When you buy almost any appliance or item that costs $50 or more these days, one of the first questions you get at the check-out counter is if you want to buy the extended warranty plan. In some ways, the seed treatment offerings today are like that. For years you bought seed corn treated with basic fungicides to protect it in the soil. But today there's a whole ala carte list of treatments you can choose from, depending upon who you buy from and how they're set up to treat seed corn. Do you need the extra protection?
This breaks into two parts—what do you need these extra treatments to do for you, and will they be cost effective?
First, consider Votivo, the newest treatment, designed to help control corn nematodes. It's a problem that has lurked in the background for years. Most people don't know if they really have nematode issues or not, and if they do, if they're at economic levels. That's because they haven't tested for corn nematodes, which is done from soil tests from the field in a lab, because they haven't suspected a problem. This is a whole different animal than the soybean cyst nematode.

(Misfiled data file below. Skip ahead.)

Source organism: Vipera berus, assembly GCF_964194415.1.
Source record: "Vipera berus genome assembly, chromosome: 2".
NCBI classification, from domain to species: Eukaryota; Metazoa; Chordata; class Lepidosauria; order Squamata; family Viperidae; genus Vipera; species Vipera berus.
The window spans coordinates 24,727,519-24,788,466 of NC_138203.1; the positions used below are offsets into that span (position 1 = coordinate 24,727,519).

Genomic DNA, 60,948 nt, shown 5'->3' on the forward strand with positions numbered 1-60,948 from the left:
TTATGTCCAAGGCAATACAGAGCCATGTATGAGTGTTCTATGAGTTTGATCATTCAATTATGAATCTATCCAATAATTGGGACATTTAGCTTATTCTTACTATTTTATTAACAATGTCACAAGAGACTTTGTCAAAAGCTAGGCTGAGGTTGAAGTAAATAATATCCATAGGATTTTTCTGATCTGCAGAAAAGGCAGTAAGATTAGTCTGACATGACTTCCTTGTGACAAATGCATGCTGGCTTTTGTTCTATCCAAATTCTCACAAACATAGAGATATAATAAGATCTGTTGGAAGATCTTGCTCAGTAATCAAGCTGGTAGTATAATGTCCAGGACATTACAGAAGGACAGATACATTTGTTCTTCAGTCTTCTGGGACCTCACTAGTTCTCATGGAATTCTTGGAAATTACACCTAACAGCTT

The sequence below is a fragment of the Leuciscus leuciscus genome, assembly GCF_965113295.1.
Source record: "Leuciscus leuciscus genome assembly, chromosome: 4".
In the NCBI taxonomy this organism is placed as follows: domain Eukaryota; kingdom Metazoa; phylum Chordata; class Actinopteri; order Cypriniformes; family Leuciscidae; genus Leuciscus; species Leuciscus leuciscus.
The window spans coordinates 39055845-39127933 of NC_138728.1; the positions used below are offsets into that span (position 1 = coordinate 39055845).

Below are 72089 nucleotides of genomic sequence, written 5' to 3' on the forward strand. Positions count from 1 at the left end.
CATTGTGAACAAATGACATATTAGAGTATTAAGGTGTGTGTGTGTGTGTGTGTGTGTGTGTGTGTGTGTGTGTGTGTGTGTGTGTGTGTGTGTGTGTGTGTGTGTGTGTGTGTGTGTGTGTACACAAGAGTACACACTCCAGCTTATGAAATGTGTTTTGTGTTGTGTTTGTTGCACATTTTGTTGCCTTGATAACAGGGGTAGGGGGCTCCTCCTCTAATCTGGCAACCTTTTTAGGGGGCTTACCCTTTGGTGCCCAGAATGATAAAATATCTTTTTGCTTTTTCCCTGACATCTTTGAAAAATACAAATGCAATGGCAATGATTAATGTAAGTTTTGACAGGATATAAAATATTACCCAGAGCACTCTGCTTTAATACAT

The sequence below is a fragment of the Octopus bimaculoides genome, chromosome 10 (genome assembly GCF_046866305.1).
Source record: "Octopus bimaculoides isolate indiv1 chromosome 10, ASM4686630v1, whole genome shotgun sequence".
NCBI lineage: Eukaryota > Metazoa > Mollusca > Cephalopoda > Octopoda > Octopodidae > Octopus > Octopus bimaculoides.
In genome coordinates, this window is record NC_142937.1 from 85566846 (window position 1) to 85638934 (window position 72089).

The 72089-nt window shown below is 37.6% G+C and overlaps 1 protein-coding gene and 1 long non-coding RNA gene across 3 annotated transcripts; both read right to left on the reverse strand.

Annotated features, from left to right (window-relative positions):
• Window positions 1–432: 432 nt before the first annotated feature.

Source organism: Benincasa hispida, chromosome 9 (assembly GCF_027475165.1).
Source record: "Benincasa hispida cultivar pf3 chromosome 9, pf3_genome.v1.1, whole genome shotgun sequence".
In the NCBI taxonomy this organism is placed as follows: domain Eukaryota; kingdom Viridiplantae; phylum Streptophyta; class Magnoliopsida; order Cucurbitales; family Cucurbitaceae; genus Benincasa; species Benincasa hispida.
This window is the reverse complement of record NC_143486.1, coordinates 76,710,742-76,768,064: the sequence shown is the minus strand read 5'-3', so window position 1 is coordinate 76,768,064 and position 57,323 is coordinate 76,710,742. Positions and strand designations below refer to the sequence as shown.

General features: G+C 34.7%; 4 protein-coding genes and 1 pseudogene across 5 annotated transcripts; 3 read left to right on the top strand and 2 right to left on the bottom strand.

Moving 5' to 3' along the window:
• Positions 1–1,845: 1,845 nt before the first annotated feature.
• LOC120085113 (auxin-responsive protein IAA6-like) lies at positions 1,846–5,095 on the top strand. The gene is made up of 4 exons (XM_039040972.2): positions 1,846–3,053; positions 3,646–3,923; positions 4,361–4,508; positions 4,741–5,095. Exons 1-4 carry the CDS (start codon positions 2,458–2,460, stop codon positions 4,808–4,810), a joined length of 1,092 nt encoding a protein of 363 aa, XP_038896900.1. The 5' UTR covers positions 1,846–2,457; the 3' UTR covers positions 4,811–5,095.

If you're playing the odds, you're likely to see more response on lighter soils, especially sandy soils. But it's one of those you might want to test in replicated strip trials. Comparing one side of the field that got the treatment to one side that didn't won't cut it- there are too many other variables involved.
Then there are the seed insecticide options. Poncho 250 or Cruiser at a low dose have helped on secondary pests, but even that dose may not always stop secondary pests, especially if there is heavy insect pressure. If you're getting Votivo, you also get Poncho 500 as part of the agreement worked out between companies on how the seed treatments would be used. That's a mid-level of seed insecticide.
Then there's the high dose, such as Poncho 1250. It's designed to control rootworms, and research by universities indicates that it does under low to moderate infestations. However, under heavy pressure, control falls off compared to either built-in GMO protection or soil-applied insecticides at planting time.
Can you afford these treatments? Or can you afford not to use them? Talk to your seedsman and get exact costs for each product. Weigh the cost against what insect and disease risks you expect. Then decide if it's an insurance plan that makes sense for you.